Apparently the problem with Skydrive content not being accessible from Windows Phone devices yesterday is now solved. It looks like for a window of six to eight hours (or even a bit more) Microsoft had some bad redirects that caused attempts to access documents stored on Skydrive to fail.
This only happened when accessing Skydrive from the dedicated Windows Phone app, but it worked fine from the Windows Phone Office Hub.
I have looked at both Skydrive and Google Drive aps and found that they worked practically the same when it comes to managing the files and transfers. However Skydrive gives me 25GB instead of Google Drive's 5GB and the Windows app gives me remote access to all drives of my desktop - very handy if I'm out and about and need anything that's not on Skydrive (music, videos, etc). Also because Google Drive's T&Cs are a "cloudy" business, with words that say customers grant use rights to all content uploaded so Google can use all that for their "product development".
Reading through some Geekzone discussions I've noticed people still don't know about some other cloud solutions and services, so here is a comprehensive comparison of a cloud-based storage and synchronization solutions for the consumer market.
Sorry to break it people, but it doesn't work like this. It seems you can only download images and sounds from Skydrive to your Windows Phone device. All those .docx, .xlxs, .pptx and .txt files you have? Forget about it. They won't download.
*sigh* Why is so hard for software companies to make Things That Just Work (TM)?
UPDATE: after six hours it's working now. Since I know of more people having this same problem, could it be that Microsoft's cloud service was overloaded? Or simply my 5GB uploads had to go through some process to be readable? Who knows. I'm sure moving to the cloud should be more assuring than this though.
At the end of the day, what you want is a faster loading web site that will help your company achieve an objective.
For example, when I started working to make Geekzone a faster web site, our metrics included reduce web page load time, increase number of repeat visitors, increased time spent on site and increased number of page views - we don't sell a "product", we sell advertising after all so those were the important metrics for us.
Using tools like WebPageTest allowed us to measure the time a web page takes to load in different parts of the world. Even though 40% - 45% of our traffic is New Zealand-based, we still have a large number of visitors coming from overseas (including the United States, Australia, Canada, the United Kingdom and India).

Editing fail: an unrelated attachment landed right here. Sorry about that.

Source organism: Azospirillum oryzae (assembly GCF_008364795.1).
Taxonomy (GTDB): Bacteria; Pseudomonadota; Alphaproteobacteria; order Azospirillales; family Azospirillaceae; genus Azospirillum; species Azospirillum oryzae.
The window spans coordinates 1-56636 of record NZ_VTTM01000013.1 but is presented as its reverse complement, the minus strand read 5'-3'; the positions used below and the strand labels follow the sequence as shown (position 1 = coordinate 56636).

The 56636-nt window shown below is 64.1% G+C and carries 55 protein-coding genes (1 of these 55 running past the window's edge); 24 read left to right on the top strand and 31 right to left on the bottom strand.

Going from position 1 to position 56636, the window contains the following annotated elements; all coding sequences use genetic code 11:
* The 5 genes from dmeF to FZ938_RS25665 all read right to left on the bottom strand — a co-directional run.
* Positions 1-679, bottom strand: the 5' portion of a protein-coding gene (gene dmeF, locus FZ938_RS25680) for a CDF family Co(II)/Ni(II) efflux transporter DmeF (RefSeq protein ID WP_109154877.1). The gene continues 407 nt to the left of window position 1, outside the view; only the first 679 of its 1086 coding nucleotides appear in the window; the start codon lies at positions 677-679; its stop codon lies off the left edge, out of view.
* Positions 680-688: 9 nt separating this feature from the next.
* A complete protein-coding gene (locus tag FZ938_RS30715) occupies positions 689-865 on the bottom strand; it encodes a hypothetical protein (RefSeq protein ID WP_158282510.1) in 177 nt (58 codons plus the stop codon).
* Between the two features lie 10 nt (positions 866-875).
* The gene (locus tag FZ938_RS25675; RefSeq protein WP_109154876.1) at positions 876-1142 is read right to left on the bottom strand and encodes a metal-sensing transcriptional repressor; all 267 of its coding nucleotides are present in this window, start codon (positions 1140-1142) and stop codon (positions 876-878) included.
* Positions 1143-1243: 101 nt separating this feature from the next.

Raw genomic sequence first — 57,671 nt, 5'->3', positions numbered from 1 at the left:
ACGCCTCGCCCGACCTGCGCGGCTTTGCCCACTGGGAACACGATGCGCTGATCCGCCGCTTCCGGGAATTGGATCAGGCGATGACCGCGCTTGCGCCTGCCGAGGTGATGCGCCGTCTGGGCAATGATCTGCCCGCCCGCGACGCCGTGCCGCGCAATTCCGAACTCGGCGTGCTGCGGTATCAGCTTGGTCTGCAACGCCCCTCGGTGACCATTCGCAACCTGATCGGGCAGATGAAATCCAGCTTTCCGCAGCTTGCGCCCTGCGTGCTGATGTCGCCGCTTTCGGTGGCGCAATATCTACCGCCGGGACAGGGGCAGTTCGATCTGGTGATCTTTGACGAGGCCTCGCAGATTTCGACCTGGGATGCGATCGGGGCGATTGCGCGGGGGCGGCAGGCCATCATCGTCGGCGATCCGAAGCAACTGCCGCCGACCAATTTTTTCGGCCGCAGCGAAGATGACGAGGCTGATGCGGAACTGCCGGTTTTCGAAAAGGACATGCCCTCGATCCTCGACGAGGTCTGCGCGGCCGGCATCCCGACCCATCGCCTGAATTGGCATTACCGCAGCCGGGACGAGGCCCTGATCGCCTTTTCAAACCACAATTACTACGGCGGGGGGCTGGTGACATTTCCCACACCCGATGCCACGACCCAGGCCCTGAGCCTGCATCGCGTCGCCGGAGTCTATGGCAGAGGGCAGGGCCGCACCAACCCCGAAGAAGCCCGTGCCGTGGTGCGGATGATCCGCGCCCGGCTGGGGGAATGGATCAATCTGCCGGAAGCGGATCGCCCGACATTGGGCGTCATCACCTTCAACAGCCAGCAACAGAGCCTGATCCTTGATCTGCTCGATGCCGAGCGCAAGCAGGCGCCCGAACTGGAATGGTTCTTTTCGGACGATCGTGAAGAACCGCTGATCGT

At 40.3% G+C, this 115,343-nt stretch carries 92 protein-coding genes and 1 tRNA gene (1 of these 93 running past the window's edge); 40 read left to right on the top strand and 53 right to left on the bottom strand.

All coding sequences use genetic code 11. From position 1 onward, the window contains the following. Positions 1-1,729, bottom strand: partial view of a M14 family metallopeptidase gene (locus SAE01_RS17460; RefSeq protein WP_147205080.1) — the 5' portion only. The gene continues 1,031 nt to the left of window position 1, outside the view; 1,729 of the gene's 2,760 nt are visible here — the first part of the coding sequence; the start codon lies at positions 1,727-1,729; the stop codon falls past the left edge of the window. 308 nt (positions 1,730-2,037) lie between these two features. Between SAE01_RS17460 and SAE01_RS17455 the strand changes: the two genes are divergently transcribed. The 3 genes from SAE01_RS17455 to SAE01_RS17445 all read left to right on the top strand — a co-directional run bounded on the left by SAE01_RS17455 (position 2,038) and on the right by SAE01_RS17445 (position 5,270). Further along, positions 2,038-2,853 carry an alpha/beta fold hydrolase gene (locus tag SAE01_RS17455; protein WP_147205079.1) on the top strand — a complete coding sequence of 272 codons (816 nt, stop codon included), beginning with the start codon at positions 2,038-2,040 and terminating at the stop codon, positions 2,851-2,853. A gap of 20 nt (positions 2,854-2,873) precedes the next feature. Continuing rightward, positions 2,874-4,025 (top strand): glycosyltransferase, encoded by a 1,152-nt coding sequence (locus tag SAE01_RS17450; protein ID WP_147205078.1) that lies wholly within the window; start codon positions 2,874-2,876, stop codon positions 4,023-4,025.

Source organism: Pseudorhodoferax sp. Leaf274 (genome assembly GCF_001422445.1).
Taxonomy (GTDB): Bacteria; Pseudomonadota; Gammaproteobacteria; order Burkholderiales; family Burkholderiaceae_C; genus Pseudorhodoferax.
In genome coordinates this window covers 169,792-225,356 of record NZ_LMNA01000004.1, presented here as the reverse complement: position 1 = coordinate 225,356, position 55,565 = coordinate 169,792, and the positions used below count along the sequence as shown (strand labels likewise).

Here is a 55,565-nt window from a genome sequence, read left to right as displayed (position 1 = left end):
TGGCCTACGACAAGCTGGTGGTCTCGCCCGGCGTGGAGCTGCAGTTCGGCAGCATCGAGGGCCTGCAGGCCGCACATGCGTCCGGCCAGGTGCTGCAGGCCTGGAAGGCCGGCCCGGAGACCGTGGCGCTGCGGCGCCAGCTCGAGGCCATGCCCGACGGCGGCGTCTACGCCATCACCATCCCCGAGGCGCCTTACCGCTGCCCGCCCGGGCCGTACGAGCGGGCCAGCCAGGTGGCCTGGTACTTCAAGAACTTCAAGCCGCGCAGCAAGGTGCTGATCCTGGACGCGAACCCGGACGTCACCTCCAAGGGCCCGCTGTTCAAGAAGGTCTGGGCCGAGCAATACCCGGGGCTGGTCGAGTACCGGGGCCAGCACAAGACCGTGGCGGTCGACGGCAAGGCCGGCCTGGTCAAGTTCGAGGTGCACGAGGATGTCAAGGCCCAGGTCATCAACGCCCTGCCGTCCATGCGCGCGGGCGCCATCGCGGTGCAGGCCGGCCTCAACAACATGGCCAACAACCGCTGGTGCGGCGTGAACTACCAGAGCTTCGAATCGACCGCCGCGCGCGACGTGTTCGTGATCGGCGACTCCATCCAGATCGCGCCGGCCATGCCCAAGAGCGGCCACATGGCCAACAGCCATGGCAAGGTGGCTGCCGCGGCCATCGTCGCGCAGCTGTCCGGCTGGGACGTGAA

A couple of years ago our average web page load time was around 10 seconds for a visitor coming from the US. By following through with changes in our database, backend scripts, hosting provider, CDN we managed to reduce the web page load time to around 6.5 seconds on average when measured from Dulles, VA.
With automatic web optimization software (in our case Riverbed Stingray Aptimizer) we managed to reduce the time even further to 4.5 s as you can see in the image below, captured from a WebPageTest run earlier today:
If you are in New Zealand our web page load times are even lower, on average 1.5 seconds for a complete page to be ready to be used.
In another post I will talk about each of the items we touched when improving performance on Geekzone - make sure to subscribe to my RSS feed. Of course if you run a web site and think a Web Performance Optimization project could help you improve metrics, please contact me and we can work on this.
Continuing my series of posts about Web Performance Optimization (WPO), here is another thought: use a Content Delivery Networks (CDN) to speed up web pages and save money.
Even though bits travel fast, it all comes down to distance and number of bits. The closer you are to your users, the faster your web pages will load. That's where CDNAs help us, web site owners. While a robust web site might have geographically distributed content servers for performance and redundancy, maintaining this infrastructure comes at a cost.
CDNs provide a balanced distribution platform that allows content providers to store resources closer to their clients, making everything a bit faster. Here at Geekzone we currently use MaxCDN, but played with Fastly and Amazon Cloudfront. We currently have mixed DNS and CDN solution (which I will expand on in another post).
CDNs can be used in many different ways. The most common are Push and Pull. With Push CDNs you are responsible for loading your web resources to their servers, while Pull CDNs will automatically retrieve your web resources from a nominated origin server when a request first comes in.
Below is the stats panel for one of our CDN configurations with MaxCDN, where you can see how the content is distributed through the nodes and how much data is used up every day:
And below you can see the traffic (in number of hits) including cache hits and non-cache hits:
Coming from New Zealand, where data traffic is usually one of the highest costs in a web site operation, CDNs have the side effect of helping web site owners save on traffic. You can see that our CDN serves something between 400 MB and 1.2 GB a day, depending on traffic, with 90% cache hits. This means 90% of the requests are served from the CDN caches directly, without ever reaching our servers.